I think after 2020 we all might be a little hesitant to make big plans or resolutions for 2021. But life has a funny way of working out and moving along even when it seems like everything is falling apart.

For example, my “30 day challenge” resolution ideas for 2020 included going on a walk outside every day for a month, paint every day for a month, and cook a meal every week for a month…and without me even trying, those goals all still kind of happened for me by accident. I went on more family hikes than usual in the summer due to outside activities being the only safe way to spend some time together, and in December I dogsat for 3 weeks, taking the dogs out on 20 minute walks every day. So that’s an accidental month’s worth of daily walks. From September-November, I was part of a huge mural installation, so even though we weren’t painting every day, and even though it wasn’t me painting little detailed personal things for fun, a few months’ worth of painting for hours 2-4 days a week technically more than fulfills that goal. And lastly, while I was dogsitting this December, I got into the habit of cooking myself a few simple meals (mostly eggs or pasta…but we’ll count it because it got me a little more comfortable with the idea of cooking daily stuff and not as a big event) so I think that somewhat qualifies for the weekly cooking goal also.

So, is this a win for believing in manifesting/the law of attraction? I think so. 😉 I really do believe that the act of putting a concrete goal into your mind, the act of writing it down and telling yourself it is something you want to achieve, something you believe that you can do, will eventually make it a reality for you. Heck, I had even been more vocal about wanting to paint a mural someday this past year, and the opportunity fell right into my lap! It was truly amazing. It’s not magic, it’s maybe a little bit fate or chance, or it’s prayers being answered. However you want to look at it, I think a little blind faith is really practical in life, even if you don’t notice how many pieces fell apart only for the right ones to fall together until you look at it in hindsight.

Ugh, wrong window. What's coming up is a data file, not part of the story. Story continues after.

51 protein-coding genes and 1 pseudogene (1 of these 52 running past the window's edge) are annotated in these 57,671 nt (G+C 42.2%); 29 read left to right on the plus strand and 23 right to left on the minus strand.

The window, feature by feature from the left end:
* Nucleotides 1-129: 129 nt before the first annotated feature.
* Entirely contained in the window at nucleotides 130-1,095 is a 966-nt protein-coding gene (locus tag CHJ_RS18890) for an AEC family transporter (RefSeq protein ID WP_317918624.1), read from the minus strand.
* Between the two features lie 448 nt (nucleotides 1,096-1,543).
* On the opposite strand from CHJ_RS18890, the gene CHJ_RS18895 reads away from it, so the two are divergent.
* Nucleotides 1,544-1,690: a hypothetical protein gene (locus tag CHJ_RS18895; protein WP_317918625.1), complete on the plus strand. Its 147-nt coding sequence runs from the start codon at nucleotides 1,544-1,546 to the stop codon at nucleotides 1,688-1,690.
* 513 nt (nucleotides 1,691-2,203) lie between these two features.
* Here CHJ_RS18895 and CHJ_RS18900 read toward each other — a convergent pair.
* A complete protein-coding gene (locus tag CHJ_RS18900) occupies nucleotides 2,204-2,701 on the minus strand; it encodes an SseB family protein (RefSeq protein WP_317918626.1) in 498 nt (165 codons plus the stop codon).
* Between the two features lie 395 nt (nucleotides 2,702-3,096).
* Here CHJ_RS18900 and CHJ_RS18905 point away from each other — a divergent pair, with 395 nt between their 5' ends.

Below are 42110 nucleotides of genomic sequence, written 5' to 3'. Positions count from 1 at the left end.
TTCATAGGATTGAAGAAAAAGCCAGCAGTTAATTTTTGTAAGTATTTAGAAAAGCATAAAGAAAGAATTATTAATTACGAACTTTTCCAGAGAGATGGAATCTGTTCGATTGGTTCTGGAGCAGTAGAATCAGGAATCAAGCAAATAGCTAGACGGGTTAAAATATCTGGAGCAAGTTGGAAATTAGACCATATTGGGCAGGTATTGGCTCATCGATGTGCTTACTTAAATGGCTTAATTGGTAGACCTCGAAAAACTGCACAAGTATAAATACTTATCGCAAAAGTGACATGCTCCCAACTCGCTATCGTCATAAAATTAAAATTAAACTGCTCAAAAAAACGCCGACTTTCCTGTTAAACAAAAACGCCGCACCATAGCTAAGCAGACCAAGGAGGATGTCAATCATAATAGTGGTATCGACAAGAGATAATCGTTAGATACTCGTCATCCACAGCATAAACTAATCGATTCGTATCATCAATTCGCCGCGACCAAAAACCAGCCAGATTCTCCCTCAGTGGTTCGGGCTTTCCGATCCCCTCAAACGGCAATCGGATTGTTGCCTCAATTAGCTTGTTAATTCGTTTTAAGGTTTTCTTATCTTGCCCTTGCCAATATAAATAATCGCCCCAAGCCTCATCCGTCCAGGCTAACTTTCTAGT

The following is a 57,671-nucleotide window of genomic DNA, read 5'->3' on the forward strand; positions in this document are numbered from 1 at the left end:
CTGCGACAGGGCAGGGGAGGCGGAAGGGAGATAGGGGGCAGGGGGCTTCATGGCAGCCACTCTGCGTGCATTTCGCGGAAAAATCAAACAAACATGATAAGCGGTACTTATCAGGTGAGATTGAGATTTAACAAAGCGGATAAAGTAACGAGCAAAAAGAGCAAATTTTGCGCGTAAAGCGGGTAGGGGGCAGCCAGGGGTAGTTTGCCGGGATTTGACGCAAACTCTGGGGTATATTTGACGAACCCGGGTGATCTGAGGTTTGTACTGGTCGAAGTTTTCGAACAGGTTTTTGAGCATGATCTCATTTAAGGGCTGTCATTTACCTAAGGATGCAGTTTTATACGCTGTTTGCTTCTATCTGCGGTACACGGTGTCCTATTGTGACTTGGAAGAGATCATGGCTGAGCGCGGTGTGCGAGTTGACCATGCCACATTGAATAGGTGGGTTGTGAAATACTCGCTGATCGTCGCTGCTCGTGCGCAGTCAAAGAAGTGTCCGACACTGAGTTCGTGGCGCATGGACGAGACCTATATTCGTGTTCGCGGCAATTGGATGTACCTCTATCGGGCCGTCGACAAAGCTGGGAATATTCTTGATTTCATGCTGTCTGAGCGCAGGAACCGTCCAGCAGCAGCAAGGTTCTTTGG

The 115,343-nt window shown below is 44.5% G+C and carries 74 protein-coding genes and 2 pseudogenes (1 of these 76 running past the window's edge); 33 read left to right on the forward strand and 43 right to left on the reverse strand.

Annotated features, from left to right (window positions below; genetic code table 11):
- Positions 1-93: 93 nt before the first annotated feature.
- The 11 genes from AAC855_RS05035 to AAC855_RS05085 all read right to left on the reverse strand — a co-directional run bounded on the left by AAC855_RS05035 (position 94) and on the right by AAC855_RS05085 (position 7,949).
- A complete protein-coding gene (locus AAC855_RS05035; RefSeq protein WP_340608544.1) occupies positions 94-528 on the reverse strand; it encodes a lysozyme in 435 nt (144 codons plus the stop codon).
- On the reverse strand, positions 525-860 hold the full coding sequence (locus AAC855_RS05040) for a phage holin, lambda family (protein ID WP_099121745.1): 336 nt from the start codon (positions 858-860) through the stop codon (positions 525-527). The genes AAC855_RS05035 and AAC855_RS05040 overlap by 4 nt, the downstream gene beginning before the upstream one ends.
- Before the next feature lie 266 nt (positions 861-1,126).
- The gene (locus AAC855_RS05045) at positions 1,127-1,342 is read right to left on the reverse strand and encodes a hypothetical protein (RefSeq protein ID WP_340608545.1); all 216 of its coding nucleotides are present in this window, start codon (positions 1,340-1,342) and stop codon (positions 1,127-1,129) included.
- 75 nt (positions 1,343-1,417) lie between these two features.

In 2021, I don’t really want many “resolutions,” I just want one overarching goal: be more present. Don’t let unlimited possibilities and trying to look too far ahead overwhelm you. Don’t try to have it all figured out before you take the next step. Just take one day at a time. One day is never too overwhelming to face, it will be over in a matter of hours. It’s good to have long term goals and short term goals, but sometimes you really need to ask yourself what you need to do just today to bring you one step closer in what you think is the right direction. 2020 was full of days that blurred together into months of similarity, and I want 2021 to be filled with more individual days and more present moments. I don’t want to wonder how other people find time to sip tea and journal and be early to things and take walks every day, I want to find that kind of presence and space in my own life before it’s too late. It’s something that I’ve been striving for for years, but that I finally have tasted in small bursts. It’s finally within my reach. 2021 will be a year of growth, but slow growth. Steady, intentional steps.

Here are my few small, hopeful goals:

Read 12 books this year. I don’t think I’ve read even 4 whole books in a year in a while. But I used to devour books as a child and as a teen, and heck, if I watched 196 movies last year while also finishing college, I think I can manage 12 books in a year, I’m not saying they have to be long or heavy content. I just might have to cut out a few movie nights this year to make room. 🙂 I actually technically finished one already, though I had read over half of it in 2019…but hey, I’m counting it! Haha, follow along at my new Goodreads account if you want to see what I’m reading.